For the Court to have jurisdiction over this case under 28 U.S.C. § 1332, there must be diversity of citizenship between the parties, and the amount in controversy must exceed $75,000. 28 U.S.C. § 1332. Louisiana law prohibits a plaintiff from pleading a specific amount of monetary damages. See LA. CODE CIV. PROC. ANN. art. 893. When the plaintiff has alleged an indeterminate amount of damages, the removing defendant must prove by a preponderance of the evidence that the amount in controversy exceeds $75,000. Simon v. Wal-Mart Stores, 193 F.3d 848, 850 (5th Cir. 1999); see also De Aguilar v. Boeing Co., 47 F.3d 1404, 1412 (5th Cir. 1995). A defendant makes this showing when it is facially apparent that the claims are likely to exceed $75,000. See Allen, 63 F.3d at 1335. In the alternative, the defendant can set forth the facts in controversy, preferably in the removal petition, but sometimes by affidavit or stipulation, that support a finding of the requisite amount. See id. The defendant must do more than point to a state law that might allow plaintiff to recover more than what is pleaded; the defendant must submit evidence that establishes that the actual amount in controversy exceeds $75,000. See De Aguilar, 47 F.3d at 1412. If the defendant meets its burden in either of these ways, the plaintiff must then show with legal certainty that her claims are really for less than $75,000. See id. at 1411-12.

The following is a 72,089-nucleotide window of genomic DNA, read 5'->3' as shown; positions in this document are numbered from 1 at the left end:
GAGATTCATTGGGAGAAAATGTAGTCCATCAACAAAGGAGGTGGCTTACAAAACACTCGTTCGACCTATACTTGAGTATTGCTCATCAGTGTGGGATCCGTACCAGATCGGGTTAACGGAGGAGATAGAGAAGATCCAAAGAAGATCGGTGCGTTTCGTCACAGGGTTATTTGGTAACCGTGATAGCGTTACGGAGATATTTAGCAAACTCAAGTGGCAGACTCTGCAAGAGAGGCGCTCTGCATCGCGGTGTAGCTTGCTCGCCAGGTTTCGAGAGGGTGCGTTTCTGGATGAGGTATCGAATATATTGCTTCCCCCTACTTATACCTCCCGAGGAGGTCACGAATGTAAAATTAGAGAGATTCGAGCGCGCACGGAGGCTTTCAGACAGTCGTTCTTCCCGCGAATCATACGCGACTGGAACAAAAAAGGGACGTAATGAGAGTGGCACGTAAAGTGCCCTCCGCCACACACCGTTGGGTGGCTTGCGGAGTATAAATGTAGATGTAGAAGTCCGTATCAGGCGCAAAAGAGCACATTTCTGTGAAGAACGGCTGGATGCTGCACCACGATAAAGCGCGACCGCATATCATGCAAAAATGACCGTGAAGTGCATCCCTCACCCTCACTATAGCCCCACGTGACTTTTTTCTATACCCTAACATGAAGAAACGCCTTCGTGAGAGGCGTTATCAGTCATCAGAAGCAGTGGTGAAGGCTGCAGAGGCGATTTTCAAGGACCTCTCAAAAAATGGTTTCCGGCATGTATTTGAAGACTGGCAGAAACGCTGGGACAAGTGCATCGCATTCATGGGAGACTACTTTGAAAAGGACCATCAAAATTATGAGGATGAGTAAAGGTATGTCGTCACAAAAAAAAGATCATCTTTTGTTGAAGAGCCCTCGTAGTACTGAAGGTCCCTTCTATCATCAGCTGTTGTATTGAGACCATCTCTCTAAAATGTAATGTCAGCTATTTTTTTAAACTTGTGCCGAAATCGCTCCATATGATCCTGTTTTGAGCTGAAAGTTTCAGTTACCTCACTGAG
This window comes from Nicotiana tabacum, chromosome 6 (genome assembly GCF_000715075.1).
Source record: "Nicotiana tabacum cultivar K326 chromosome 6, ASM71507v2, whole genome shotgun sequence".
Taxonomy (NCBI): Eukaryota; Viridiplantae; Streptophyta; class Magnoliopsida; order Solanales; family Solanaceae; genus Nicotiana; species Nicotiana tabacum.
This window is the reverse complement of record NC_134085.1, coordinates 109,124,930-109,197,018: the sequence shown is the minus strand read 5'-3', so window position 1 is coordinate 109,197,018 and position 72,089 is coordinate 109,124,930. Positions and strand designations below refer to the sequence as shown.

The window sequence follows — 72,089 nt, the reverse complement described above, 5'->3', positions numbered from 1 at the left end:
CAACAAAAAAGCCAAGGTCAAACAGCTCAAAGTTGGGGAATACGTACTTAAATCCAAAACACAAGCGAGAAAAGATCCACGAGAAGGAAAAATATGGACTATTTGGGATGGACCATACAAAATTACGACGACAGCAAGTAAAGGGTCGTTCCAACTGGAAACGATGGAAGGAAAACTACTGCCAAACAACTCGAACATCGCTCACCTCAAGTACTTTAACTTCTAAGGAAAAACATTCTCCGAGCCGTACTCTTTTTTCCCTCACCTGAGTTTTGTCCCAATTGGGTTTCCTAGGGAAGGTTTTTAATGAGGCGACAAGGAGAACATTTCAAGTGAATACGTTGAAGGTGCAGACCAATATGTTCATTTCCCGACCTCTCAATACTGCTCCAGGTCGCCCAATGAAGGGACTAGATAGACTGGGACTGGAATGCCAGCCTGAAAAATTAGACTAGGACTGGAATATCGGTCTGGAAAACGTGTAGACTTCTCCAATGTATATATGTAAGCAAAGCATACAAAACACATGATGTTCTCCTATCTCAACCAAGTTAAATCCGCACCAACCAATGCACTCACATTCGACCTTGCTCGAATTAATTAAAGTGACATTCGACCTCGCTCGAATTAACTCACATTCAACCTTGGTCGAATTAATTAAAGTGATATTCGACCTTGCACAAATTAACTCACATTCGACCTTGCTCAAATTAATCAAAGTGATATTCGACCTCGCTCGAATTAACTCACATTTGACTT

Here, in its notice of removal and in its supplemental brief on the issues, Dolgencorp asserts that the amount in controversy exceeds $75,000. Dolgencorp attaches Beard's discovery responses, in which Beard states that her claim is valued in excess of $75,000. Beard does not dispute Dolgencorp's contention and essentially admits that the amount in controversy requirement is met. Because Dolgencorp has submitted evidence, in the form of an admission by Beard herself, that Beard's claims are for more than $75,000, the Court need not determine whether the amount in controversy is facially apparent. Rather, the Court finds that Dolgencorp has proved that Beard's claims more likely than not exceed $75,000. Because the parties are diverse and Dolgencorp has shown by a preponderance of the evidence that the amount in controversy exceeds $75,000, the Court finds that it has diversity jurisdiction over this matter under 28 U.S.C. § 1441(a) and 28 U.S.C. § 1332. The Court now turns to the merits of Dolgencorp's motion for summary judgment.